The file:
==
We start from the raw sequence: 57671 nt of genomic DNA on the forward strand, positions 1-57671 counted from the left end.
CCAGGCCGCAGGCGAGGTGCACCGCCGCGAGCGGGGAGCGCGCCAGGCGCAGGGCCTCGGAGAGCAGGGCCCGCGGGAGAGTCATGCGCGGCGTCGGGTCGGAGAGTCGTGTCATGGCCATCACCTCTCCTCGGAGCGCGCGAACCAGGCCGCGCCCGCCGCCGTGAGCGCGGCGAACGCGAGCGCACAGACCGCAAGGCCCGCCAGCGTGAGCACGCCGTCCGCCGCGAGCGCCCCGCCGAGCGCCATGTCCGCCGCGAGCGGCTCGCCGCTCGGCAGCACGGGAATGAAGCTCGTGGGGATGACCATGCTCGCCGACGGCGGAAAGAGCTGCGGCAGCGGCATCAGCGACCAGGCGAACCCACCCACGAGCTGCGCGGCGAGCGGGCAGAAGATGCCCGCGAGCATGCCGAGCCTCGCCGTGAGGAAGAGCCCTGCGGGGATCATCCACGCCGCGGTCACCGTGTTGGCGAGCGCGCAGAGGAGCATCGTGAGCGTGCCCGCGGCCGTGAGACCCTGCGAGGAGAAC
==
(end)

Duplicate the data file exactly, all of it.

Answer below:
We start from the raw sequence: 57671 nt of genomic DNA on the forward strand, positions 1-57671 counted from the left end.
CCAGGCCGCAGGCGAGGTGCACCGCCGCGAGCGGGGAGCGCGCCAGGCGCAGGGCCTCGGAGAGCAGGGCCCGCGGGAGAGTCATGCGCGGCGTCGGGTCGGAGAGTCGTGTCATGGCCATCACCTCTCCTCGGAGCGCGCGAACCAGGCCGCGCCCGCCGCCGTGAGCGCGGCGAACGCGAGCGCACAGACCGCAAGGCCCGCCAGCGTGAGCACGCCGTCCGCCGCGAGCGCCCCGCCGAGCGCCATGTCCGCCGCGAGCGGCTCGCCGCTCGGCAGCACGGGAATGAAGCTCGTGGGGATGACCATGCTCGCCGACGGCGGAAAGAGCTGCGGCAGCGGCATCAGCGACCAGGCGAACCCACCCACGAGCTGCGCGGCGAGCGGGCAGAAGATGCCCGCGAGCATGCCGAGCCTCGCCGTGAGGAAGAGCCCTGCGGGGATCATCCACGCCGCGGTCACCGTGTTGGCGAGCGCGCAGAGGAGCATCGTGAGCGTGCCCGCGGCCGTGAGACCCTGCGAGGAGAAC